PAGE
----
There were also uses in the field of medicine. Tattoos allowed precise alignment of instruments during medical procedures. These cut through the skin to the edge of the blood flow, and then went deeper. Maybe that was the only way to escape the drawing.

Archway

Posted in Conceptual Art, Lucerne Village, Mystical Experience, Sacred Geometry, Unknown with tags , , , , , , , , , , on June 23, 2012 by javedbabar

Sophie loved wandering in the Botanical Garden; it was a great way to wind down after work. She knew the main path well, but there were always new side-trails appearing. She often crossed paths with this haven’s creator, The Gardener, and young crews who, he said, were studying Extreme Gardening.

She’d been upset by her argument with Danny. Last night had started well. He’d bought a cheap but surprisingly good wine; they’d cooked together, watched a movie and gone to bed. After making love, he’d brought up the subject of marriage. God knows why. Wasn’t that the girl’s job? He’d said, “Sophie, do you want to be with me forever?”

She’d said, “Let’s take it slowly, love. We’re only just getting to know each other.”

After a brief silence, he’d said, “But don’t you think that when you know, you know?”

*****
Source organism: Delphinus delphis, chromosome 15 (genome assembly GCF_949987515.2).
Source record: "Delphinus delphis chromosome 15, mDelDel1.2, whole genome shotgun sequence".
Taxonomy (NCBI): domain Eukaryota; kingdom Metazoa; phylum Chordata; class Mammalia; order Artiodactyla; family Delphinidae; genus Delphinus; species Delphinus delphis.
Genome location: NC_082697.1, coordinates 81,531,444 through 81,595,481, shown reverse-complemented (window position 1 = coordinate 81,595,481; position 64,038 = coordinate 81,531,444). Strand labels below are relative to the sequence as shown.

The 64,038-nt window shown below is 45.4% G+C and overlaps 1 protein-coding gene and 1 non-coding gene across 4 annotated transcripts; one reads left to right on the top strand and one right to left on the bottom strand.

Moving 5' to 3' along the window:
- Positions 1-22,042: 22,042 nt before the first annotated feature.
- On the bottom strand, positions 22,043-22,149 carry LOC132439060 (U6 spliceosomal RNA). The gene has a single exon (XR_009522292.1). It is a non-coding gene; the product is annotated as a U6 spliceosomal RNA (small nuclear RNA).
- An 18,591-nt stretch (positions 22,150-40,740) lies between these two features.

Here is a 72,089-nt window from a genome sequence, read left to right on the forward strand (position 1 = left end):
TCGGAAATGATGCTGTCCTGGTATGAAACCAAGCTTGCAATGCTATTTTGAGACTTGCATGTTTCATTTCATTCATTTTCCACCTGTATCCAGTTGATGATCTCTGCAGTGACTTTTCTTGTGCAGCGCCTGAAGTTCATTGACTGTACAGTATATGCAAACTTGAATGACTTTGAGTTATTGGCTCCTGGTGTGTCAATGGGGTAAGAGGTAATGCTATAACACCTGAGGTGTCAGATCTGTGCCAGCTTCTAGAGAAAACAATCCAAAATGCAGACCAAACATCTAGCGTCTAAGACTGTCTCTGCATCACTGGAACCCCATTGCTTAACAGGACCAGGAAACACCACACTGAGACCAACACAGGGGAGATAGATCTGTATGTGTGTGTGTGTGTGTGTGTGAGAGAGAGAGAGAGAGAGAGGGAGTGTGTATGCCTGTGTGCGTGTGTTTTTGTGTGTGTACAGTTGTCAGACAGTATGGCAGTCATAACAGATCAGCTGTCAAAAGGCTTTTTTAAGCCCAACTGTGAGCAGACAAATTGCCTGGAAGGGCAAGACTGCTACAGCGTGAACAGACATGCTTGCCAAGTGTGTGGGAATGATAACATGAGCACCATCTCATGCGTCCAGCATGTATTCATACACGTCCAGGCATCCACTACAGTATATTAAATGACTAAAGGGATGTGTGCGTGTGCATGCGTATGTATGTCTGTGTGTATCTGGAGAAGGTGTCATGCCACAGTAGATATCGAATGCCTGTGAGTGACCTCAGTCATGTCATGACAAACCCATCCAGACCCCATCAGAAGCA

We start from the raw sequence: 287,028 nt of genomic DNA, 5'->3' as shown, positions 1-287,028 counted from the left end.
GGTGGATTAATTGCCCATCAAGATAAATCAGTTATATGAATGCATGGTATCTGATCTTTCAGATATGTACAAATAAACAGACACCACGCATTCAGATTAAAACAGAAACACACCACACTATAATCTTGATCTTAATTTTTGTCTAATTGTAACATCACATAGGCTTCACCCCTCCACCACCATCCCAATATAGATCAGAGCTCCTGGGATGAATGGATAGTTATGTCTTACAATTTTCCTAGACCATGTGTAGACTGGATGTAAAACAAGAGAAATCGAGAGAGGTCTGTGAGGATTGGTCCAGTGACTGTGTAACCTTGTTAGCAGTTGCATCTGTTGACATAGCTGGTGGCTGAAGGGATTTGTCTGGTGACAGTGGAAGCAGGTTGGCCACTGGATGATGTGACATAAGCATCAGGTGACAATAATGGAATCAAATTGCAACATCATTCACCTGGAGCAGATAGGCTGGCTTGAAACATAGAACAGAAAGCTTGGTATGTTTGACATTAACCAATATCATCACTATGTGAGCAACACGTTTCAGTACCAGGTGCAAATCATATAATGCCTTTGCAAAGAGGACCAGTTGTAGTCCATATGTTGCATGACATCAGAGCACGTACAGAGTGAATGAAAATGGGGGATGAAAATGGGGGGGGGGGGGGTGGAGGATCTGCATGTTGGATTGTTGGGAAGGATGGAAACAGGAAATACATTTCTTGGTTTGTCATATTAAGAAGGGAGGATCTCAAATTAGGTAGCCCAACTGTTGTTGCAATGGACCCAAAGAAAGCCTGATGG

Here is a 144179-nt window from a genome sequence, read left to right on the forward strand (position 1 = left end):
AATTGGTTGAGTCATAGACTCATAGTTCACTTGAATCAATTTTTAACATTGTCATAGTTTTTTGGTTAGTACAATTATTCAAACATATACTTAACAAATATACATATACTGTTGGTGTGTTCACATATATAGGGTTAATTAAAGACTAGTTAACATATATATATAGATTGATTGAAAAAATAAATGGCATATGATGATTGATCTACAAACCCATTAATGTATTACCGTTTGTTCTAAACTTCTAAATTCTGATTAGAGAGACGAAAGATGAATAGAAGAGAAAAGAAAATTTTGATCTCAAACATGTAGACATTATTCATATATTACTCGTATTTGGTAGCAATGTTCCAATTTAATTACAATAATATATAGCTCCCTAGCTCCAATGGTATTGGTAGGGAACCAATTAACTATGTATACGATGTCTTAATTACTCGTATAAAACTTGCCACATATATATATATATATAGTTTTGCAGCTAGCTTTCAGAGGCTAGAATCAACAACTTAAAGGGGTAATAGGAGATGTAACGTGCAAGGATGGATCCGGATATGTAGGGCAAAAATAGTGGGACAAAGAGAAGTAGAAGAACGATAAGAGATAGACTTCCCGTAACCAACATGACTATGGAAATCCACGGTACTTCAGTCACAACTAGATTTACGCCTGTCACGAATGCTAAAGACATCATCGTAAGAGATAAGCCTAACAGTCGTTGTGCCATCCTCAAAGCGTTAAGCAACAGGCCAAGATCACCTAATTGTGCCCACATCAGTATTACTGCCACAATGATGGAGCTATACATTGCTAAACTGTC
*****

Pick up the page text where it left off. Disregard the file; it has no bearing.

“Well, maybe, but I don’t know yet.” That had been the end of the conversation and the start of the fight.

Sophie saw an arch in the distance, covered with red flowers. It appealed to her anger, and she walked towards it. What kind of flowers were these? Their petals seemed as if made of glass. She was afraid to touch them in case they shattered. Their red was hot, evoking power and anger, also passion and danger, and blood.

Sophie sat in the garden for a while. The sun appeared from behind dark clouds and the flowers on the arch seemed to change colour. They were now yellow, making Sophie think of summer, gold and joy, and the wheatfields of her uncle’s farm in the prairies, where she’d spent so many childhood summers. Wasn’t it amazing how colours changed your moods?

The sun continued its daily journey, now slipping beneath the tree canopy. There was a new coolness and freshness. The flowers on the arch appeared to be green. What neat shadowplay there was in this part of the garden. These strange verdant flowers cast a spell of fertility upon her filled with health and youth, and if it was too late for that, at least renewal.

The sun dipped below the horizon. Sophie realized that she’d been here from six to ten pm – four hours! She better get home; she rose to exit the garden.

The flowers on the arch now seemed blue; the colour of sea, sky and mountains, also of deep space. It was a colour that brought peace to her soul. Calm. Stability. Harmony. A colour of acceptance of the larger things in life; awareness that she was a tiny character in a vast cosmic story.

As she passed through the archway, she saw movement ahead. Danny was rushing towards her.

He said, “Where were you, babe? I’ve been looking for hours. I was worried.”

“I’ve been here,” she said.